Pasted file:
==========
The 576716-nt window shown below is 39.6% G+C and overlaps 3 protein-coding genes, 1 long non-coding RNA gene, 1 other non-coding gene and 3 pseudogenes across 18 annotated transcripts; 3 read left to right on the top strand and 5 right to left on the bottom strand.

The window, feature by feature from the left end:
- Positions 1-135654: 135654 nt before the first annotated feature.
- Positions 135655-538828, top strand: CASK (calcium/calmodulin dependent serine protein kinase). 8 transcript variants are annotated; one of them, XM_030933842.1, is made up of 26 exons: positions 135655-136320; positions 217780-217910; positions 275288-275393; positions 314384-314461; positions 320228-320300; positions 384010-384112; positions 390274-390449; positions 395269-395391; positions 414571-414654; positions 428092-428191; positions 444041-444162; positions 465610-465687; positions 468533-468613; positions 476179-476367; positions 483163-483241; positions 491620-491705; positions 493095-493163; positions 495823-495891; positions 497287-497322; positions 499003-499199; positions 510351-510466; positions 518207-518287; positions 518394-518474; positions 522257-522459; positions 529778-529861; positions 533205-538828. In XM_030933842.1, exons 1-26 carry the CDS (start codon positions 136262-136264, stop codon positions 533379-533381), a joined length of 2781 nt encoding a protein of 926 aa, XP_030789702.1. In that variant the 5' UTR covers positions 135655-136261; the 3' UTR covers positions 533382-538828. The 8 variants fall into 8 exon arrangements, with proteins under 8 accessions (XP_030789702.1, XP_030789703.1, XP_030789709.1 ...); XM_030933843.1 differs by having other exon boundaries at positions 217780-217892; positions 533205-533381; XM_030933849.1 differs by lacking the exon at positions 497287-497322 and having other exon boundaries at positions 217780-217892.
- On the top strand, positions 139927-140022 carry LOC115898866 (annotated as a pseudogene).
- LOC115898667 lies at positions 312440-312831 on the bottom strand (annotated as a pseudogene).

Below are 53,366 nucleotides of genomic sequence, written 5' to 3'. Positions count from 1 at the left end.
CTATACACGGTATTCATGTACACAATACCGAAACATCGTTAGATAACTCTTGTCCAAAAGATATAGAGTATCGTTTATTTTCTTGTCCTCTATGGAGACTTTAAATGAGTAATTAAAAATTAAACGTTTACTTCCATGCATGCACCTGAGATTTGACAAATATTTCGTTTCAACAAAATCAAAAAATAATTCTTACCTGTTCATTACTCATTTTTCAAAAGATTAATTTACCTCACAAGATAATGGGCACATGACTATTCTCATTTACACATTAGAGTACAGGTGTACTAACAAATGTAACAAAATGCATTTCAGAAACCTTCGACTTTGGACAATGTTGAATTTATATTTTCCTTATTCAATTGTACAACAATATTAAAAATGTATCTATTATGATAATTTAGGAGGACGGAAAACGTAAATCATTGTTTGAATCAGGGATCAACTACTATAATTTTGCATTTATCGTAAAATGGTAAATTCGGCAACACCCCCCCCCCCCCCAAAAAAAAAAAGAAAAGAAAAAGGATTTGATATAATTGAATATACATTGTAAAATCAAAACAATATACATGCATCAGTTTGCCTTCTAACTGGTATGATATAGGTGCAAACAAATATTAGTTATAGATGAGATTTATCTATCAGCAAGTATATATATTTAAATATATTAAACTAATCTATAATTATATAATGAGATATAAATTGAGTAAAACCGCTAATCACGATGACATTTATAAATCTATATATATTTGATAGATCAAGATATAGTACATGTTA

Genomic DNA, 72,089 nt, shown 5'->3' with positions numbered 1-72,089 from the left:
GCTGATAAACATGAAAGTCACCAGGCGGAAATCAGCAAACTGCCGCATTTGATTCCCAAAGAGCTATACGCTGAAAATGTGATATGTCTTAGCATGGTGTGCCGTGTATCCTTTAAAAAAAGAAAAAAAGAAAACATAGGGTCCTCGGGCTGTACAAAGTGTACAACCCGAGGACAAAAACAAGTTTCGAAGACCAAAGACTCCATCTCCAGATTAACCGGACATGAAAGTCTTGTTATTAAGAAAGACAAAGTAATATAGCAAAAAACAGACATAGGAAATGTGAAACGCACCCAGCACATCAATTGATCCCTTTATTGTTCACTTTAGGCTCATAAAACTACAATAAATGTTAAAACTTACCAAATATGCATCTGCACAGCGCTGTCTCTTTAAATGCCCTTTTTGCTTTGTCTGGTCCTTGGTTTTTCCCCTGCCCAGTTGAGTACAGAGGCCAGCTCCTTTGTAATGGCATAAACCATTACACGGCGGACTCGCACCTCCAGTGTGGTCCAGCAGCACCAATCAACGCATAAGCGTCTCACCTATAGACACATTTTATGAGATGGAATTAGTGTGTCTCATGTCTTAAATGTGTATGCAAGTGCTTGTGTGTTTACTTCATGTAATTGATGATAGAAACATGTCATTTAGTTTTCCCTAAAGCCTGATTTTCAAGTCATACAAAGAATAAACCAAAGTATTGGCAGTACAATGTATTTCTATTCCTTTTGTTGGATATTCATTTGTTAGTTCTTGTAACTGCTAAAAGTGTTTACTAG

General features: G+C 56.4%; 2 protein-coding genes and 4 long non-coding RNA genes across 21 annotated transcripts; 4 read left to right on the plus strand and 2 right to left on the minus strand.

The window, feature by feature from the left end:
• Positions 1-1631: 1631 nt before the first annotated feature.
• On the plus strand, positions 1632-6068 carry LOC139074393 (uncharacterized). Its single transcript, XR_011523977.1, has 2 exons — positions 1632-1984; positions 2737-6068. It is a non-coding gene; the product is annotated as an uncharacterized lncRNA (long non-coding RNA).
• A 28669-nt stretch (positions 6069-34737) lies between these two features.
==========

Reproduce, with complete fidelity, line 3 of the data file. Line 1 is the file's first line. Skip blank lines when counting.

- Positions 1-135654: 135654 nt before the first annotated feature.